Ovulation tests do not actually test for ovulation—they only tell you that your body is trying to ovulate. Any test kit that relies on a urine dipstick to predict ovulation may not be accurate if you have PCOS.

You may be able to count on an ovulation kit if you adjust the timing based on your menstrual cycle.

Typically, ovulation occurs 14 days before your next period. If you have a 30-day cycle, ovulation will occur around day 16. So it is usually best to start testing several days before—around day 12.

If your result tells you that you will ovulate soon, it's time to take the cue and begin having sexual intercourse every day for two or three days to improve your chance of conceiving before ovulation.

Saliva Ferning Tests

Some ovulation test kits are saliva tests. They rely on a phenomenon in which dried saliva may form a fern-shaped pattern when your estrogen level is high, as can happen around the time of ovulation.

The U.S. Food and Drug Administration (FDA) cautions that saliva tests may produce inaccurate results for many reasons, even in individuals without PCOS. If you have a consistently high level of estrogen due to PCOS, this test may be even less accurate than a urine dipstick test.

Other Options

You may wish to use more traditional means of predicting ovulation:

  • Checking your cervical mucus, which tends to be watery and slippery before ovulation
  • Monitoring your cervical position, which is high, soft, and open on fertile days and low, firm, and closed on non-fertile days
  • Tracking basal body temperature, on the theory that women are at their most fertile two or three days before their body temperature rises

Tests are available that include a basal body temperature thermometer and tracking mechanism. The most sophisticated among them include a Bluetooth thermometer and app that allow for easier tracking.

Simply using the thermometer you have at home and an ovulation-predicting app may be a solution as well. Some well-known apps include Kindara, Fertility Friend, Ovia, Glow, Flo, and Clue.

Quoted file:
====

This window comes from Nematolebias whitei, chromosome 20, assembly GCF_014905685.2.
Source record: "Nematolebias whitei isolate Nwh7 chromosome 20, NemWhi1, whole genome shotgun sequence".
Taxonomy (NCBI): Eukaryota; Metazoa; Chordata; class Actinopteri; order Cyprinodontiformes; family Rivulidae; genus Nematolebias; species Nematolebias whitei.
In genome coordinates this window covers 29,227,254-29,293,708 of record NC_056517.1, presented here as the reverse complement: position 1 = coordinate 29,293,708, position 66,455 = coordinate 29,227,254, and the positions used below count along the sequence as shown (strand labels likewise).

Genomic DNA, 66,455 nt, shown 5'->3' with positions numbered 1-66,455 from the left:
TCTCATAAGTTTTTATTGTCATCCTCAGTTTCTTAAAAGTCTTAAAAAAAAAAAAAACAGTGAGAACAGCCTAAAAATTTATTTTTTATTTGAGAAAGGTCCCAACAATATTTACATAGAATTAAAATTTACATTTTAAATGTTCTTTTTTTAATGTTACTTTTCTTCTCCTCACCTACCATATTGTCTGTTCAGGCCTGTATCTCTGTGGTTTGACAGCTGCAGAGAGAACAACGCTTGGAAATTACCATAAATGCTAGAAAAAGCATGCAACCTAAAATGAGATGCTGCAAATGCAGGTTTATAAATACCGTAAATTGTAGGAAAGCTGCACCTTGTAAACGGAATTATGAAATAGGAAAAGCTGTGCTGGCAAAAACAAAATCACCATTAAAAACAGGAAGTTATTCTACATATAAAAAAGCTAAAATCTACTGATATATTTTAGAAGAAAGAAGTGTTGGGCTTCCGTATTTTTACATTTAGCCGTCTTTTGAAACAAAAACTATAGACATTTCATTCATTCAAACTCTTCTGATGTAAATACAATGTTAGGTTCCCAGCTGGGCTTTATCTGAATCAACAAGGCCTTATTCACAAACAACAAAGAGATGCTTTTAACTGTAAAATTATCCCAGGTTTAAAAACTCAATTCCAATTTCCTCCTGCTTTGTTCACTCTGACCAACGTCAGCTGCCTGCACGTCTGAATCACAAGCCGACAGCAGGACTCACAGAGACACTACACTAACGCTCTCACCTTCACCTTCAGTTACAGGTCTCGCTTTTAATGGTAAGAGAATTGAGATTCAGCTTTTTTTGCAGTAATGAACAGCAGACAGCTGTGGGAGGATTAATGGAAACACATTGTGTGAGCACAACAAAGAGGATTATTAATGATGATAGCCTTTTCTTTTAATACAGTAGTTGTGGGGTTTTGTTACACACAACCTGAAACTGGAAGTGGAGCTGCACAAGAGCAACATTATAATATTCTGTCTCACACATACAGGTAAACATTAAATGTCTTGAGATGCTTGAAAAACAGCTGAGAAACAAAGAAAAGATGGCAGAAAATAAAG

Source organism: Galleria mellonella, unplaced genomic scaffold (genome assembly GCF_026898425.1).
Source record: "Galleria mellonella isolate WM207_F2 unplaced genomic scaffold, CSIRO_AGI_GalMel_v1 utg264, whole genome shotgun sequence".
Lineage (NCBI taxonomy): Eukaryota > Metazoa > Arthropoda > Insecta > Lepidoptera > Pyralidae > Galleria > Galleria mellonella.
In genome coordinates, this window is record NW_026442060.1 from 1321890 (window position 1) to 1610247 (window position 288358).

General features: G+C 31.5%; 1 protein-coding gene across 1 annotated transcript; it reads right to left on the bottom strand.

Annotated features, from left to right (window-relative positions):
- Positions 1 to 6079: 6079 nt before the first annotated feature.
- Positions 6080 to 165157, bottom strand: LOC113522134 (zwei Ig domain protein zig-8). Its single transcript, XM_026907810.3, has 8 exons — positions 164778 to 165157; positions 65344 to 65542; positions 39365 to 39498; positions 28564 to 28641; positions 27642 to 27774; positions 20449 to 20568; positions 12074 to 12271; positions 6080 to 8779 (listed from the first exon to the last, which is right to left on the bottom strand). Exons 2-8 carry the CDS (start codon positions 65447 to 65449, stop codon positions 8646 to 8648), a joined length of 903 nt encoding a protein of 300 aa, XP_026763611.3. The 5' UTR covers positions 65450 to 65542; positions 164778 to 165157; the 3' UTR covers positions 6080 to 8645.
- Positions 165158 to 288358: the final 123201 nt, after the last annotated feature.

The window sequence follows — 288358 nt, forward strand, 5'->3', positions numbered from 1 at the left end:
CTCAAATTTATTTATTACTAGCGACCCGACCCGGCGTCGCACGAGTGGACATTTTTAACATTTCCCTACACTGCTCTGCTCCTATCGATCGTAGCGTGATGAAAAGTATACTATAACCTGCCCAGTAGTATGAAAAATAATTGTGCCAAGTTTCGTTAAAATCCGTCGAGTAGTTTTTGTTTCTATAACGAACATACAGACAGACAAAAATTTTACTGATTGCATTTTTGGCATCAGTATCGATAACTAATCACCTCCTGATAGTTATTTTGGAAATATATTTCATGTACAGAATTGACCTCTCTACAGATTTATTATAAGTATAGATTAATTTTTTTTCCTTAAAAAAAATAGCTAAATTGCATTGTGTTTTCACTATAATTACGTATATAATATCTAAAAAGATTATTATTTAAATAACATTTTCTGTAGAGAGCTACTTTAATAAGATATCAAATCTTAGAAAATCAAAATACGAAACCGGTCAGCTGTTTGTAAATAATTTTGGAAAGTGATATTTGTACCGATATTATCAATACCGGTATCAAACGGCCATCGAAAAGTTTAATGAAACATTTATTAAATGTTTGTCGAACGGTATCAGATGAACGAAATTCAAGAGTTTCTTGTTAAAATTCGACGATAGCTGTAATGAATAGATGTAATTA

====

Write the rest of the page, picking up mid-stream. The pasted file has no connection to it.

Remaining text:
Using both of these types of methods could be more helpful than just using one alone.

Summary

PCOS can make it hard to become pregnant. And ovulation tests might not be reliable because the hormones they measure might not be consistent and predictive of fertile times or ovulation when you have PCOS. Urine dipstick kits and saliva fern kits dominate the market, though they're not known for producing wholly accurate results. The more irregular your periods are, the less reliable the results of these tests will be. Along with these tests, you can also consider using family planning techniques that have been around for decades, like measuring your basal body temperature, to track your ovulation.

A Word From Verywell

The potential inaccuracy of ovulation testing kits may be particularly distressing if PCOS is already making it difficult for you to get pregnant. In fact, PCOS is one of the most common causes of fertility struggles in females. It's easy to get frustrated, but don't give up. Your healthcare provider can discuss your options with you.

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5 Sources
Verywell Health uses only high-quality sources, including peer-reviewed studies, to support the facts within our articles. Read our editorial process to learn more about how we fact-check and keep our content accurate, reliable, and trustworthy.
  1. Centers for Disease Control and Prevention. PCOS (polycystic ovary syndrome) and diabetes.

  2. U.S. Department of Health and Human Services. Polycystic ovary syndrome.

  3. American Pregnancy Association. Ovulation tests.

  4. Center of Reproductive Medicine. Ovulation induction: What you need to know.

  5. U.S. Food and Drug Administration. Ovulation (saliva test).